Fentanyl-Laced Cocaine Is a Problem in New York, But Not for Most Users

Social media panic about opioid-tainted coke is unfounded, says one drug expert, but certain groups are still at risk.
Max Daly
London, GB
June 4, 2021, 3:02pm
Photo: Gill Thompson / Alamy Stock Photo

Amid growing concern that New York’s cocaine supply has become laced with deadly amounts of fentanyl, questions have arisen about the true risk to the city’s drug users. 

Over the last several weeks, a number of New Yorkers have posted messages to social media, warning clubbers and party goers that friends, or people they have heard about, have died after taking cocaine containing the incredibly potent opioid fentanyl.

The NYC Department of Health and Mental Hygiene said New York Police Department data from April showed 8 percent of seized cocaine samples contained traces of fentanyl, a rise from around 2 percent just two years ago

NYC Health indicated that a 17 percent rise in drug overdoses involving cocaine and fentanyl without heroin, from 157 to 183 people between 2018 and 2019, mainly in the Bronx, was a reflection of a rising problem with contaminated cocaine. 


Drug users in New York—and indeed anywhere—need to be vigilant about who they are buying from, and should try to test their drugs before taking them. However, one expert who spoke to VICE World News said it was important to stick to the facts instead of scaremongering – and that cocaine containing trace amounts of fentanyl is unlikely to reach certain demographics of drug users.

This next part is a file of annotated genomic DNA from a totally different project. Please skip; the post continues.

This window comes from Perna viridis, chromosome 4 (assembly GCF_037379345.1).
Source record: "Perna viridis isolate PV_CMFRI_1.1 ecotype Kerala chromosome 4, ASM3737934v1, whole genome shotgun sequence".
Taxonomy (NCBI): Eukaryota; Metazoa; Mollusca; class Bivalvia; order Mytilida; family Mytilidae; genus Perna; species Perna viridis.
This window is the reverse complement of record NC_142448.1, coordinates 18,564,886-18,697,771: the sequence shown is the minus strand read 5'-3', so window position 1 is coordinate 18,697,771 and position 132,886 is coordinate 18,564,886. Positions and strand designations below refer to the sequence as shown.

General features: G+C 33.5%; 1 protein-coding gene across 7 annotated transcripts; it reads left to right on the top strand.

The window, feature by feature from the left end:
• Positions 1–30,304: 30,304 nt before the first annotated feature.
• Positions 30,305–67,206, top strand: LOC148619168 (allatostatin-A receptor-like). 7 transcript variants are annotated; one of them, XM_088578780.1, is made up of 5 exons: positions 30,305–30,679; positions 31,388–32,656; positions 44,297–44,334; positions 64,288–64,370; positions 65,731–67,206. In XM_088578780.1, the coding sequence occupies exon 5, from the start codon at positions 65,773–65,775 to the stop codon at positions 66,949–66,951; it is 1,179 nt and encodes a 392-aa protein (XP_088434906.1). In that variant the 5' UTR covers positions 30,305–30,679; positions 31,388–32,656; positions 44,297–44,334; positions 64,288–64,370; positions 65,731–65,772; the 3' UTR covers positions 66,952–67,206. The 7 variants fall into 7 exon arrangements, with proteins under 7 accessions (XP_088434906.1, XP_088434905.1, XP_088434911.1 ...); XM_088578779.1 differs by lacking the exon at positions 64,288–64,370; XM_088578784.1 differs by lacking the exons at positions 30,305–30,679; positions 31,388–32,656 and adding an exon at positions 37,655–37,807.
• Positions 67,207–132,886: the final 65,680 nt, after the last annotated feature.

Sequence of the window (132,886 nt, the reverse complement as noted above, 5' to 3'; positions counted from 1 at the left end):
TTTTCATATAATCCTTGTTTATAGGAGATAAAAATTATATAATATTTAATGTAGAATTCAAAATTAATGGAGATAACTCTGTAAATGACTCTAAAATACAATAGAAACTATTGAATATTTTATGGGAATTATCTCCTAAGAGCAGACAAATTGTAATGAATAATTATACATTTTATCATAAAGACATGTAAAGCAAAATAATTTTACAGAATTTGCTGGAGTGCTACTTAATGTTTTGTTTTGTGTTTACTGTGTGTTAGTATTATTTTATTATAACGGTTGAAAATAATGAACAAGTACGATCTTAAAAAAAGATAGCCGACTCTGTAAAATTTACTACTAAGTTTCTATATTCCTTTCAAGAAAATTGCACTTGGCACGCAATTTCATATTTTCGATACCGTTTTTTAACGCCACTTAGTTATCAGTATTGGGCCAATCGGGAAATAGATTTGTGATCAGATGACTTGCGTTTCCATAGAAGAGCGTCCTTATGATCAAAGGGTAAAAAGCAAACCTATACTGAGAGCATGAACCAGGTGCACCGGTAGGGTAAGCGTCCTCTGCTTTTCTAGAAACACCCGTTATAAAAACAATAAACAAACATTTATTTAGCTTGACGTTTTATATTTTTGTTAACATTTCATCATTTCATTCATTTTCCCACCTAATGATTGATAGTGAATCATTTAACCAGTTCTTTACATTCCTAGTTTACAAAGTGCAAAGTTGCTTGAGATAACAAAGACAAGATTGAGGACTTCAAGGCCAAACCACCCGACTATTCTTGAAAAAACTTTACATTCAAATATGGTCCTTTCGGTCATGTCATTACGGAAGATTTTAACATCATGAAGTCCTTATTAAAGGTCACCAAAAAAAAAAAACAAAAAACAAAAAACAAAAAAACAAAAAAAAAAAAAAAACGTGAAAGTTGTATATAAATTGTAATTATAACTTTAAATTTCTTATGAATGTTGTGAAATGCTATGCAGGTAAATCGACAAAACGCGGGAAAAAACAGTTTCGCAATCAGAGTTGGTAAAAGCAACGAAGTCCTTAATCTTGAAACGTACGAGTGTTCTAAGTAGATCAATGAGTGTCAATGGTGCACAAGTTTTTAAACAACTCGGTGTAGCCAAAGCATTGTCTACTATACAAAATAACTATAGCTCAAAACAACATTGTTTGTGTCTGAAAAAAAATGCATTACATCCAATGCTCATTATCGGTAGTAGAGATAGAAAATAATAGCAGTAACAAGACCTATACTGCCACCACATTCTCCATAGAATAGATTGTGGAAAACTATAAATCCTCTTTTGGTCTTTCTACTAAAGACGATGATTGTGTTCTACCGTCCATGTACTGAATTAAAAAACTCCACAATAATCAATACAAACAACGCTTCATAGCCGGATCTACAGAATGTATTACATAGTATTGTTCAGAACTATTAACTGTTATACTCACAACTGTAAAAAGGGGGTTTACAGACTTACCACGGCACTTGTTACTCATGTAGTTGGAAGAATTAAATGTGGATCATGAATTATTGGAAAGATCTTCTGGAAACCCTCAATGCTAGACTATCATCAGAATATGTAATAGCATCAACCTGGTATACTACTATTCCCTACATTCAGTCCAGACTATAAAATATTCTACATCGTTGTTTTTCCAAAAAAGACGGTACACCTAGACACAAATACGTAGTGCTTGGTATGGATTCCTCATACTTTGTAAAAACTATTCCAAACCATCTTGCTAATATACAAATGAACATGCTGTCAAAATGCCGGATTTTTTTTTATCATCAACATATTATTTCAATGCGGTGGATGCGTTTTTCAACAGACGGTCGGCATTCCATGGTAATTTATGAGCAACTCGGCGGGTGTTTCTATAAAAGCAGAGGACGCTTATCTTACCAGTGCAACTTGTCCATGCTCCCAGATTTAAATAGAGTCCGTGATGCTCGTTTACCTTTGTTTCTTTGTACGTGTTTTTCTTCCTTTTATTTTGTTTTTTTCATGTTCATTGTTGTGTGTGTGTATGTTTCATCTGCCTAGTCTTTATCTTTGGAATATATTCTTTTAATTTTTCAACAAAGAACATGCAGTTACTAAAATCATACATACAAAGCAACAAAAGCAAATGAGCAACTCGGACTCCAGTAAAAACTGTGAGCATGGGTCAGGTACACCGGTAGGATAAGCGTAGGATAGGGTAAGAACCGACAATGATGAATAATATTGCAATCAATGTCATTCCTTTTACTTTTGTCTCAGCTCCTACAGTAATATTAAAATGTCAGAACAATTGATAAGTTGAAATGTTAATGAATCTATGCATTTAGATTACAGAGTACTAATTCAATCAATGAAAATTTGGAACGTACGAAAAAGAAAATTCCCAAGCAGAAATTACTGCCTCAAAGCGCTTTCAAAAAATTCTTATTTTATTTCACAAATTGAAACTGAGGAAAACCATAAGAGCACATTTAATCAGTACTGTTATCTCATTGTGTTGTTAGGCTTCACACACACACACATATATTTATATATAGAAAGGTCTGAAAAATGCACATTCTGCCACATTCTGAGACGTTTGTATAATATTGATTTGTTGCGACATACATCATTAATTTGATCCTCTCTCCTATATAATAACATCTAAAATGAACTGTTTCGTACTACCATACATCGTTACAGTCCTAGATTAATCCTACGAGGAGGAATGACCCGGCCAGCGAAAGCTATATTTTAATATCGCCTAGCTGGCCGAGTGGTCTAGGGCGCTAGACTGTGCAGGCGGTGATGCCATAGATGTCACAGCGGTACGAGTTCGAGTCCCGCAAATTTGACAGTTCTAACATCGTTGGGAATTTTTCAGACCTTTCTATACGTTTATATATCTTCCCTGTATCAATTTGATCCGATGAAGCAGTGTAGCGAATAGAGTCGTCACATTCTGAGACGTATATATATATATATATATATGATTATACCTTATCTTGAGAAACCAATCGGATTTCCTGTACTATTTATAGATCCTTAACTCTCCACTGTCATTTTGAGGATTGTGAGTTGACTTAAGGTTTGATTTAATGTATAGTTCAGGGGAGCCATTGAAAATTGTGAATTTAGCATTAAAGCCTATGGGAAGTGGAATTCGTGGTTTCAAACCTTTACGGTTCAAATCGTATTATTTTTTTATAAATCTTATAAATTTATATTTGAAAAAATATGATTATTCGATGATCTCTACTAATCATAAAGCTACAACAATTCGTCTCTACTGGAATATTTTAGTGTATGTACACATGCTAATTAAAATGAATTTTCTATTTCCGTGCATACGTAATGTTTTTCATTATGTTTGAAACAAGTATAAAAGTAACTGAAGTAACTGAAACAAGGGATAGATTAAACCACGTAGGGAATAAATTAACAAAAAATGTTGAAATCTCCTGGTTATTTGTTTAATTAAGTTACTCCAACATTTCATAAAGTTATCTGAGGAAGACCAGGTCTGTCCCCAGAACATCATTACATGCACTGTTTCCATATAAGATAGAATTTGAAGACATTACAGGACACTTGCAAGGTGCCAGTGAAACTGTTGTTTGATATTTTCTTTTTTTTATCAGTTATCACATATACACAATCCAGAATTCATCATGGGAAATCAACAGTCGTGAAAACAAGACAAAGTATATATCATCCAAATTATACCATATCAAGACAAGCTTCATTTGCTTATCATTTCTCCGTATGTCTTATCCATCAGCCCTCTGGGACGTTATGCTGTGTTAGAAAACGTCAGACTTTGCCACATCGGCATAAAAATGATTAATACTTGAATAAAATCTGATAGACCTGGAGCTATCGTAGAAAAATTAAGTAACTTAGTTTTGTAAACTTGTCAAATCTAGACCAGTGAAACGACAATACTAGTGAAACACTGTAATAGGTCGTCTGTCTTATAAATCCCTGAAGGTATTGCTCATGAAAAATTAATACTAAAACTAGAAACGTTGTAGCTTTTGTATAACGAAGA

“Cocaine is not being deliberately laced with fentanyl by suppliers, because it makes no sense,” said Professor Daniel Ciccarone, a University of San Francisco faculty member and a leading authority on the spread of fentanyl in US drug markets. 

Ciccarone said that, instead, cocaine in New York and other parts of the US is being contaminated by potentially minute amounts of fentanyl, most commonly at the bottom end of the drug food chain. 

“We are seeing traces of fentanyl in cocaine that has been accidentally contaminated at the lower end of the drug market, typically among people who are buying dime bags of coke to go along with their heroin, or who are taking cocaine and heroin as a speedball,” Ciccarone explained.

This distinction is important, as it explains which demographics are most likely to be affected by fentanyl-laced coke. “Cocaine goes to two separate markets,” said Ciccarone. “The people overdosing with cocaine and fentanyl in their bodies are not your average wealthier coke snorter. Professionals who go to bars and festivals are usually served by dealers who are unlikely to sell heroin, so they will have little contact with fentanyl. Then you have the other stream, where dealers will be bagging up cocaine and also fentanyl and heroin on tables, using blenders and cutting equipment and not cleaning it afterwards.” 

Ciccarone said that even though some cocaine samples seized by the NYPD were testing positive for fentanyl, this did not necessarily mean these trace amounts would have any impact on people’s bodies.

“Yes, fentanyl is contaminating small amounts of cocaine. But what we don’t know is how many of these samples have meaningful levels of contamination in a way that will affect the human body,” he said. “Crime lab tests, and even the fentanyl test strips people can buy, can detect fentanyl in nanograms – one billionth of a gram, levels that are millions of times smaller than even medical doses of fentanyl.”